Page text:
Ted Cruz warns ‘bloodbath of Watergate proportions’ is possible for GOP on election day
Texas Senator Ted Cruz warned Friday that Election Day Republicans could suffer "a Watergate-sized bloodbath" - while still saying the GOP had a shot at victory in November.
Cruz spoke of the possibility of his party losing the White House and being in the minority in both the Senate and the House of Representatives if people are "angry" on election day. He blamed House Speaker Nancy Pelosi and Senate Minority Chairman Chuck Schumer, both Democrats, of stalemate over a second coronavirus relief law after President Donald Trump shut down negotiations this week.
"If people go back to work, if they are optimistic, if they see the future positively, we could see a fantastic election: the president is re-elected by a wide margin, the Republicans win both Houses of Congress," Cruz told a CNBC interview Friday .
"But I also think if people are angry on election day and have given up hope and are depressed, which is what Pelosi and Schumer want, I think it could be a terrible choice." I think we could lose the White House and both Houses of Congress, it could be a Watergate-sized bloodbath. "
The house is currently controlled by Democrats, who came to power in the 2018 midterm elections when they received 41 seats. The Senate is currently controlled by Republicans under Senate Majority Leader Mitch McConnell.
Cruz called the election "very volatile" and added that he was "concerned". The senator referred to the achievements of the Democrats in Congress after President Richard Nixon resigned over the Watergate scandal. Democrat Jimmy Carter won the presidential race two years later in 1976.
FiveThirtyEight reveals that starting October 9, Democratic presidential candidate Joe Biden has an 85% chance of winning the election, while President Donald Trump has a 15% chance. Biden's chances are up 5 percentage points compared to October 1st
Democrats have a 68% chance of winning the U.S. Senate and a 94% chance of holding onto the house, according to FiveThirtyEight's forecast.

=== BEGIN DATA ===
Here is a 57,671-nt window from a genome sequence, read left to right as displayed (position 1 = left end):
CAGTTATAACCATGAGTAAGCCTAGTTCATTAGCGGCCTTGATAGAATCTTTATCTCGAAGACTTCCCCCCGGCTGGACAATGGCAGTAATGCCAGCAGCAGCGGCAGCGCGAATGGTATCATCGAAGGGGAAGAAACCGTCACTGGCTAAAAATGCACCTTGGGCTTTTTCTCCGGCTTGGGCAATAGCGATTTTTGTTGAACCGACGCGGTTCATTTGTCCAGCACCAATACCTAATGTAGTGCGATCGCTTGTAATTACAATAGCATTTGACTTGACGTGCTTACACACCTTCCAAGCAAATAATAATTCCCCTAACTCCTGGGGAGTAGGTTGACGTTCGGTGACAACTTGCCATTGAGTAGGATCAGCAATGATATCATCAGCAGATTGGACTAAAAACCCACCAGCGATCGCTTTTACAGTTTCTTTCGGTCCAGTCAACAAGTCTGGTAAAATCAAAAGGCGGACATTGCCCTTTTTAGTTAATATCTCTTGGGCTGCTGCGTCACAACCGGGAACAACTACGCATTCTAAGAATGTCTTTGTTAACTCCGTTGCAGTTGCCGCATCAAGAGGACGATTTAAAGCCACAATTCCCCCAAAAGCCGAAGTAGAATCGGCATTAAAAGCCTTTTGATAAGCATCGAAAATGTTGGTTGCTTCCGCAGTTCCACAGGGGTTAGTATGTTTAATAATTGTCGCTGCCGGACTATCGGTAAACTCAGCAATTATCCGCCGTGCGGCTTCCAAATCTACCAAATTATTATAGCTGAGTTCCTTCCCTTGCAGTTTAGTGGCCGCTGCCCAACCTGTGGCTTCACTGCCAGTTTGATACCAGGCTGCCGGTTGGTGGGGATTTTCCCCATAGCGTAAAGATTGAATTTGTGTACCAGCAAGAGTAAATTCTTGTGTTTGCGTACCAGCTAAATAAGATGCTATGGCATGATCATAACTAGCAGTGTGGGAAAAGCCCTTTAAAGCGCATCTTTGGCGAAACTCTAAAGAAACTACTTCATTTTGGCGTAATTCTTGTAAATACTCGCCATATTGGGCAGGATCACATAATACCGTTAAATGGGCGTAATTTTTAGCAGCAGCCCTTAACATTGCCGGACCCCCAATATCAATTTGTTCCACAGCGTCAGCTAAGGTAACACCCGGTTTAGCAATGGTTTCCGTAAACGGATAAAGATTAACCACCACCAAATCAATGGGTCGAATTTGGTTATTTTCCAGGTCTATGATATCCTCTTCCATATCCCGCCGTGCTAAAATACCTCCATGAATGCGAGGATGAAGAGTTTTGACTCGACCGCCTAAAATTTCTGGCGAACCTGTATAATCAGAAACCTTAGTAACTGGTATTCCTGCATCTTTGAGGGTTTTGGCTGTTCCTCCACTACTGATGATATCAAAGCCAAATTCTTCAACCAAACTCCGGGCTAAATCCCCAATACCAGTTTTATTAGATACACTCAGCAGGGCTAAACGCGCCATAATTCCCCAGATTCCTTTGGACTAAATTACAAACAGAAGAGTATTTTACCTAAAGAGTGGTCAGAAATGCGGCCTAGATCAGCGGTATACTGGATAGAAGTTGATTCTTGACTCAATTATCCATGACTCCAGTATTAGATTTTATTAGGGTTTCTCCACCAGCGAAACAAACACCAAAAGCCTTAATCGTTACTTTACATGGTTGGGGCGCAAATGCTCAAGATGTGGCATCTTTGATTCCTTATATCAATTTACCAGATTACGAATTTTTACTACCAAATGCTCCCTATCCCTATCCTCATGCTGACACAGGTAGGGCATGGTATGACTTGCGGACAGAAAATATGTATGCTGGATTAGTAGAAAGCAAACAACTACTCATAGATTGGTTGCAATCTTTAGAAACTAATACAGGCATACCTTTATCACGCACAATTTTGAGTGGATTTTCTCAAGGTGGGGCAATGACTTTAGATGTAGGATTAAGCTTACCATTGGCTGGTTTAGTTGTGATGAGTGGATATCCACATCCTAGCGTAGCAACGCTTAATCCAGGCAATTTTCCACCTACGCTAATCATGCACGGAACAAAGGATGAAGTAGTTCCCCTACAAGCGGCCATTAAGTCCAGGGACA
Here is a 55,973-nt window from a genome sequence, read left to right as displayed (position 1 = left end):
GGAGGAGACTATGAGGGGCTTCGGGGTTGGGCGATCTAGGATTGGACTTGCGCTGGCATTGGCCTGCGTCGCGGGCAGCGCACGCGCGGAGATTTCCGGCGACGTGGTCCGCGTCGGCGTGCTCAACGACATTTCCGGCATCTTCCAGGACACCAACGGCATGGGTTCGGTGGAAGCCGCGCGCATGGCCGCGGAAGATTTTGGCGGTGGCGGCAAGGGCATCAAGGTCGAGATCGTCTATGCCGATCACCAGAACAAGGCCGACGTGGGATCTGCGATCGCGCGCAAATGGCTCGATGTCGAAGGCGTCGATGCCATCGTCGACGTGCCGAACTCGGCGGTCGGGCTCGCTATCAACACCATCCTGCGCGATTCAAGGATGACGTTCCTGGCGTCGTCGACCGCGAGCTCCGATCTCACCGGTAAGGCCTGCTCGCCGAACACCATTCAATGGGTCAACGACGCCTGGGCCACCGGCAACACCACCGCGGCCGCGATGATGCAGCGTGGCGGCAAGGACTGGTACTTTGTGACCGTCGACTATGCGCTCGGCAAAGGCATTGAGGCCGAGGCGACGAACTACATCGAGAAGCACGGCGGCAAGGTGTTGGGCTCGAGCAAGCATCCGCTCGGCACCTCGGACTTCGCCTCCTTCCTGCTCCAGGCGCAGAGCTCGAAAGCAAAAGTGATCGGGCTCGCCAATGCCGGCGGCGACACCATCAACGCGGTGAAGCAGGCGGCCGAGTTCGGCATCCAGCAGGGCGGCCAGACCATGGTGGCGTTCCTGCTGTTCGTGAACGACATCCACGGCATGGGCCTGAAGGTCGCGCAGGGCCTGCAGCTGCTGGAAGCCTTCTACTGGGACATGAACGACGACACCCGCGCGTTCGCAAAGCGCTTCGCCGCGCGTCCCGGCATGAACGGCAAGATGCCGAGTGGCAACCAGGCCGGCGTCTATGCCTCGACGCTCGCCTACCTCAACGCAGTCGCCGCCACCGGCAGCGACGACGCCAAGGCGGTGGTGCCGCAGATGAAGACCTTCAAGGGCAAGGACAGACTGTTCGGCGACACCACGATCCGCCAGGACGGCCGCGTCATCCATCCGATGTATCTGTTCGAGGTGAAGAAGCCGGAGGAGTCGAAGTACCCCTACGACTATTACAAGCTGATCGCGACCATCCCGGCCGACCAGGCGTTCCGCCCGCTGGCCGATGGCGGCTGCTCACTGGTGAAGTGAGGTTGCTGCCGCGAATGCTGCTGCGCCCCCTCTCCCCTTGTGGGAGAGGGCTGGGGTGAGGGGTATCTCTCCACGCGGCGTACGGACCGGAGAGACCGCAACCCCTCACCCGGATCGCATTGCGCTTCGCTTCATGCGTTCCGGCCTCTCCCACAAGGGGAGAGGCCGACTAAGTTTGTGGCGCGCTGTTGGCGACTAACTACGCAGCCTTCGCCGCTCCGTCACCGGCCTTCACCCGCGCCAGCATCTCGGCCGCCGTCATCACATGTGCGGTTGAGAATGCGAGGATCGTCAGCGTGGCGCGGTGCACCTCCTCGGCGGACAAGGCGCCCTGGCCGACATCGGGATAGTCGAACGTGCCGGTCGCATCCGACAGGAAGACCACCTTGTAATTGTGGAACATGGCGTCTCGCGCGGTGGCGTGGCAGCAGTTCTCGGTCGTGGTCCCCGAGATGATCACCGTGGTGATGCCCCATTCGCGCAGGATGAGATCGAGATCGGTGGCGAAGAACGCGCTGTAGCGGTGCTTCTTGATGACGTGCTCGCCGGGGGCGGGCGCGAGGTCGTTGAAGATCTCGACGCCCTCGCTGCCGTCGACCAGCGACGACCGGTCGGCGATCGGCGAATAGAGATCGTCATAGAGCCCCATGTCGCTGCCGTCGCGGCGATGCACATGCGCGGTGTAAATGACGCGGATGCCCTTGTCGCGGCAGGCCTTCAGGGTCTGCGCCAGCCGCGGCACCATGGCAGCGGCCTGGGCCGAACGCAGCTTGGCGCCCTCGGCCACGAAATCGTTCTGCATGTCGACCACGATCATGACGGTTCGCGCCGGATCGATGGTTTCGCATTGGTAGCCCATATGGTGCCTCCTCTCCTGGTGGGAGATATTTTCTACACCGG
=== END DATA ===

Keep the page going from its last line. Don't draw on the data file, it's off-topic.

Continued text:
Biden led the race with 8 points after the first presidential debate - but before Trump was hospitalized with COVID-19, according to a survey by SurveyUSA. After Trump was brought to Walter Reed, Biden led by 16 points, averaging 10 percentage points. The survey of 2,000 adults was conducted October 1-4 and has a confidence interval of plus or minus 3.6 percentage points.
Earlier this week, Trump tweeted that he would end negotiations on a second coronavirus stimulus bill and instead called on the Senate to consider his appointment of Amy Coney Barrett to the US Supreme Court. But he changed course and on Oct. 8, Trump said he would resume talks on the relief bill despite "no evidence" of progress in the negotiations, The Hill reported. .
"I broke off the talks two days ago because they didn't work out. Now they're starting to train," Trump said in an interview with Fox Business.
Democrats and Republicans struggled to agree on an aid package to the CARES bill, which went into effect in March and paid most Americans $ 1,200 during the coronavirus pandemic.
The House Democrats passed another coronavirus alleviation law on October 1, but they have almost no chance of pushing it through the Republican-controlled Senate. In response, the White House launched a $ 1.6 trillion counteroffer that includes fewer funding for unemployment, as well as state and local governments, compared to the Democrat-backed bill.
Pelosi and Treasury Secretary Steven Mnuchin spoke again on Oct. 5 but failed to reach an agreement, CNBC reported. McConnell said Friday it was "unlikely" that coronavirus relief law will be passed before the election.
"I would love to see us rise above it like we did in March and April, but I think that is unlikely in the next three weeks," the Senate top Republican said, according to CNBC.
The Democrats' package includes reviving the $ 600 weekly unemployment benefit from the CARES bill, which expired in late July. The White House offer would include $ 400 a week through the end of this year, Roll Call reported.
Both stimulus proposals would include another round of $ 1,200 payments for individuals and $ 500 for dependents.
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